The beauty of the artist known as Jason Kidd is that the man has never made as much as 45 percent of his field goal attempts in any of his 17 seasons, yet when the Dallas Mavericks need a clutch bucket, they are thrilled to have him take it.
He also is a guy who does a nice impression of a statue when isolated on one of the rocket-quick point guards, yet he has made nine All-Defensive first and second teams.
|Game 3 winner is 11 of 11|
|Eleven times since the NBA Finals went to the 2-3-2 format, teams have entered Game 3 tied 1-1. All 11 times, the Game 3 winner went on to win the title.|
And so the man who continues to age but refuses to show it used the global stage of the NBA Finals to again mock the notion that at 38 years old, he is somehow at a disadvantage against a player younger, quicker, more dynamic and simply better.
It was that way in the second round against the Lakers when, for key stretches, Kidd guarded Kobe Bryant.
It was that way in the Western finals against Oklahoma City when Kidd spent time checking Kevin Durant.
It was that way Thursday night. During the first 41 minutes of Game 2, Dwyane Wade scored 36 points.
But over the final seven minutes, he scored none. No doubt the Heat were partially at fault, not making sure Wade got the ball. Wade had only three shots during that stretch.
But once again, when the Mavericks needed a miracle and had to overcome a 15-point fourth-quarter deficit to win the game and even the series at 1-1, they asked the venerable Kidd to perform a little magic. And he did, spending the final seven minutes of the game guarding Wade and neutralizing him far better than anyone could have expected.
Franchise player Dirk Nowitzki put Kidd's importance in perspective after the game.
"We are obviously led by Jason Kidd, who obviously has seen everything in this league, who has been through everything," Nowitzki said. "He's always calm out there. He's always pushing the guys [to be] in the right positions. He's always making the right plays for us."
It would be tempting to suggest that appearing in the Finals for a third time and perhaps winning his first championship would be a perfect ending for Kidd's career, but that would be premature. He has another year left on his contract and it is reasonable to believe he can, like John Stockton, play three more years until he is 41. He has rejected all talk of retiring any time soon.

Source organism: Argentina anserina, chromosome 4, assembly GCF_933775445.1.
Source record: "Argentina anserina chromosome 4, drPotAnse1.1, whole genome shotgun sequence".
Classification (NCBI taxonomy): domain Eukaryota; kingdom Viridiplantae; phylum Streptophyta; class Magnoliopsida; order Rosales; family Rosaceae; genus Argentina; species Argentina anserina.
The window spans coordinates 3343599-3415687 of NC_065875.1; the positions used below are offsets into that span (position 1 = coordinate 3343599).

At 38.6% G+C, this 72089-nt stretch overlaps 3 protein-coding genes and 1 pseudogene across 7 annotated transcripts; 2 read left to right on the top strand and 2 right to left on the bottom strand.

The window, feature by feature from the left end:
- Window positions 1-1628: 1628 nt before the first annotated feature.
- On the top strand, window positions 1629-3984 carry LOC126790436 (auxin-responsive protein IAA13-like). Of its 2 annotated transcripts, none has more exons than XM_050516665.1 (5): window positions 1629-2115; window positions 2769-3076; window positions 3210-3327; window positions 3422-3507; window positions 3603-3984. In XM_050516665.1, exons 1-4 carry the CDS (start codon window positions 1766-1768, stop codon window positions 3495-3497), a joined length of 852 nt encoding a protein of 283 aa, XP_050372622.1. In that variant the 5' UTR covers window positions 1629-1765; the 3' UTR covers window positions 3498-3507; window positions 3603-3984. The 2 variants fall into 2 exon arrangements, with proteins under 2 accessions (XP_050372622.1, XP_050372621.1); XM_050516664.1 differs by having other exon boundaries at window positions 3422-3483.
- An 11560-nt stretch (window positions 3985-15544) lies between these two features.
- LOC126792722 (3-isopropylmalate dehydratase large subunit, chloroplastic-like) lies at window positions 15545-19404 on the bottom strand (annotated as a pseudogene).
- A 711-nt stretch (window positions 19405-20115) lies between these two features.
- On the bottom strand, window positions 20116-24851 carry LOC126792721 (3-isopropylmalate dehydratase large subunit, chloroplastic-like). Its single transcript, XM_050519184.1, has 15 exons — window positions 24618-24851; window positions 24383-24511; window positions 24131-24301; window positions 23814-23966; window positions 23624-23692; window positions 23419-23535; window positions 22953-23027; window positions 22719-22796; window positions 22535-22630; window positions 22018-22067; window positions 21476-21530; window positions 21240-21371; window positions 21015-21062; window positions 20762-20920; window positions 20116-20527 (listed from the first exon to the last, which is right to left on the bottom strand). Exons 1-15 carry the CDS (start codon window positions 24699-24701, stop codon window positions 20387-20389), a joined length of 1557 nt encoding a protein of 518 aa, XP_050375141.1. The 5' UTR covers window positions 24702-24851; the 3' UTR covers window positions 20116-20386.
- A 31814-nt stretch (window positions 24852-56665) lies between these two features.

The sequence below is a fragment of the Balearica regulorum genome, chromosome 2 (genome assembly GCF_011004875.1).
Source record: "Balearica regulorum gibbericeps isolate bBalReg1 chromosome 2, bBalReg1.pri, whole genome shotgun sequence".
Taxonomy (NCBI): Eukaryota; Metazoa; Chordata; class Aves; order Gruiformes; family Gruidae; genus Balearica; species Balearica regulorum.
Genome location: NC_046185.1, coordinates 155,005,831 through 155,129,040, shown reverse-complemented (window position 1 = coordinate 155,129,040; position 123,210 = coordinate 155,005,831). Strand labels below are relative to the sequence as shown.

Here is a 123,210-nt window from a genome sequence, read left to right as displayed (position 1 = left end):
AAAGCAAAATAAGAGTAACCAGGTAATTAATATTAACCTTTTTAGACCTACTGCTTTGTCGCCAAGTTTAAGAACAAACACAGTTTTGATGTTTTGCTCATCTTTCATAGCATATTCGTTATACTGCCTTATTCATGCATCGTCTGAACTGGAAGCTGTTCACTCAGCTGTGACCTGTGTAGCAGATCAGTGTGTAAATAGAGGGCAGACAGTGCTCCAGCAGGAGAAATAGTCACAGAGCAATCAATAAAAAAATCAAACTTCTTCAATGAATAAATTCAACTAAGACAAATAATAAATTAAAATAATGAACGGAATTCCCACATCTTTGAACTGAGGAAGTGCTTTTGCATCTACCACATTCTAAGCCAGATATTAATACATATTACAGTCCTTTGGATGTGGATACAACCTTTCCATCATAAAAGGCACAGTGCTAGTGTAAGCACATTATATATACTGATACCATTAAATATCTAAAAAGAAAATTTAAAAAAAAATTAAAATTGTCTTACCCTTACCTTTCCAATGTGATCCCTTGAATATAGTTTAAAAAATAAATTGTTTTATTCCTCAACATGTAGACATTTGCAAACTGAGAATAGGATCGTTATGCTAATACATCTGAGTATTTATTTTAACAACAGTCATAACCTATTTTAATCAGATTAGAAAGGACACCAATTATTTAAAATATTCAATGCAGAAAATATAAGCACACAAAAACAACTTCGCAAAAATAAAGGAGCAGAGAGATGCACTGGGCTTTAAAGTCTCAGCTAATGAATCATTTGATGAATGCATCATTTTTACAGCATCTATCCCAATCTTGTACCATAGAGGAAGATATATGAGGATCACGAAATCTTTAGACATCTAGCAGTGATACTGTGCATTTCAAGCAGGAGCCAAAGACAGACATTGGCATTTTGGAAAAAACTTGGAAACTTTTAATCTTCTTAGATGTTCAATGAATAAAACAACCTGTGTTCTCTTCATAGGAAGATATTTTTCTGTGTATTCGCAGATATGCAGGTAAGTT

Regardless of when his career does end, his place in history and the Hall of Fame is secure. Basketball aficionados and astute casual fans are aware of Kidd's oft-stated accomplishments -- second all-time in assists behind Stockton, third behind Stockton and Michael Jordan in steals, and an amazing third behind superior shooters Ray Allen and Reggie Miller in 3-pointers made despite making 40.1 percent of his shots during his career.
Besides his defensive accomplishments, he has also made the All-NBA first team five times and second team once. And he has played in 1,267 of a possible 1,362 games during his career. His greatness is indisputable.
But if the record book is studied closely, some other amazing achievements can be found. One occurred at some point during the 2009-10 season, when Kidd grabbed a rebound that gave him one more than Oscar Robertson, who had 7,804 over his career. Kidd now has 8,204 rebounds, which is good enough to place him 55th in NBA history.
According to BasketballReference.com, however, each of the 54 players ahead of Kidd played full- or part-time in the front court, which means that no pure guard in NBA history has more total rebounds than Kidd.